Protecting and Preserving Trees
A new sales-manager at one of our communities routinely asked prospects after a tour what they liked. The number one answer: The trees! We all know the look of communities, usually older, that have saved a lot of specimen trees. They have a special feeling, hard to describe yet unmistakable. Preserving large oak trees has become the standard for every Prospectus project. We start by designing the roads around major specimens. Wherever possible, we design public spaces around trees. Once they are located within the rights-of-way, parks or public spaces they become the responsibility of the HOA (homeowner association) and become permanently protected. Where possible we locate property lines directly through trees so future neighbors have to agree on removal.
Trees most lethal adversaries are individuals and utility companies. Some individuals just don’t like trees. They buy into a community with lots of preserved trees and immediately start cutting down trees. We help draft ‘covenants and restrictions’ that require permission to remove trees over a certain diameter and establish replanting penalties for any tree that is cut or dies. It can cost over a thousand dollars to plant a 12-foot to 15-foot high live oak. Having to replace several trees can be costly and word will spread throughout the community. We can’t save them all however, these steps can help.
The mindset of the utility company is a far greater danger to large trees during the community’s development. They want everything cleared to make easy access for their crews. When you look at a new community and see all the trees removed from the rights-of-way, you ask yourself: “Why did they cut down all the trees? So they can plat new ones?” This is your utility company at work. They tell developers to clear the rights-of-way or they wont install power, water or sewer systems. Few developer have the willpower to fight.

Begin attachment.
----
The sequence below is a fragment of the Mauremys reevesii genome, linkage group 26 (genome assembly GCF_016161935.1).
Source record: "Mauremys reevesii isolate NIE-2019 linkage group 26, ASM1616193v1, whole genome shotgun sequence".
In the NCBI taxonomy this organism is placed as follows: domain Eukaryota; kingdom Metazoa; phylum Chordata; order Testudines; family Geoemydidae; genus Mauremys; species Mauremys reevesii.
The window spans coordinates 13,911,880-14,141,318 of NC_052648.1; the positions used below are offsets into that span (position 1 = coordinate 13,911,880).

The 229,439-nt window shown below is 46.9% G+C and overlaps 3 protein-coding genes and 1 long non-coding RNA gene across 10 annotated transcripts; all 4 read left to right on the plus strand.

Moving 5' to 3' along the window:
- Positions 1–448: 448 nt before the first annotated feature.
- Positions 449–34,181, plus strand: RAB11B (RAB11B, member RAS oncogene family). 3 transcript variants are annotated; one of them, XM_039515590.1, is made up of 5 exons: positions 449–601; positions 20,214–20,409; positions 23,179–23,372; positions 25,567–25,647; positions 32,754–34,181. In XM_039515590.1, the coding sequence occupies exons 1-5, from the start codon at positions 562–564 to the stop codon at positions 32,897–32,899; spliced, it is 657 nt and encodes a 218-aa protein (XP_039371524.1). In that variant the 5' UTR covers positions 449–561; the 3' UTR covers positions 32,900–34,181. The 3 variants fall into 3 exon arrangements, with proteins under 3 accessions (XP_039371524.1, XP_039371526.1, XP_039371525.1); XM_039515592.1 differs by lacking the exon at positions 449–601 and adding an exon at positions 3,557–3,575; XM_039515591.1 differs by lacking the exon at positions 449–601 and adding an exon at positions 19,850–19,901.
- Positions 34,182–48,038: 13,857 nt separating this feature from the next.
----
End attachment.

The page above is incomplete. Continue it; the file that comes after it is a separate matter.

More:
We use two rules that can’t be violated by anyone: 1) only dig on one side of a root-ball, 2) remove some canopy after removing a large part of the root-ball. Trees live in harmony. There is a leaf for every hair-like root. If a large part of the root is destroyed (25% – 30% or more), there will not be sufficient water and nutrition for all the leaves. The tree will become stressed; it will stop growing and its health will decline. Trimming the tree can help restore balance. However, the best solution is not to allow the destruction in the first place. Make contractors keep 5 or 10 feet away from the root-ball. If that is not possible, tell them to get off the backhoe and make them dig by hand. Hand digging with a shovel can preserve large roots which may extend several feet to form large root clusters. Typically a pipe is all that needs to be installed and often it can be inserted below or between large roots. Force them to cut large roots that have to be removed with a saw. Smaller roots can be cut with a machete or shovel. Don’t let them use a backhoe to tear the roots. Explain the rules before you hire them; they are usually too eager for the business to object. After they are hired, have a job-site meeting and explain the rules again. Mark and show them each tree they are expected to preserve.
We have had amazing success building curbs, sidewalks and roads right next to very large oaks (as these photos show.) With the proper mindset and the willingness to stand guard, you can too. The duration of the construction process is a limited time. After its done, you can admire the preserved tree forever. So will everyone in the community. Remember our prospect’s most frequent answer to the sales-manager question about what they liked: The trees! Trees may also help boost your sales.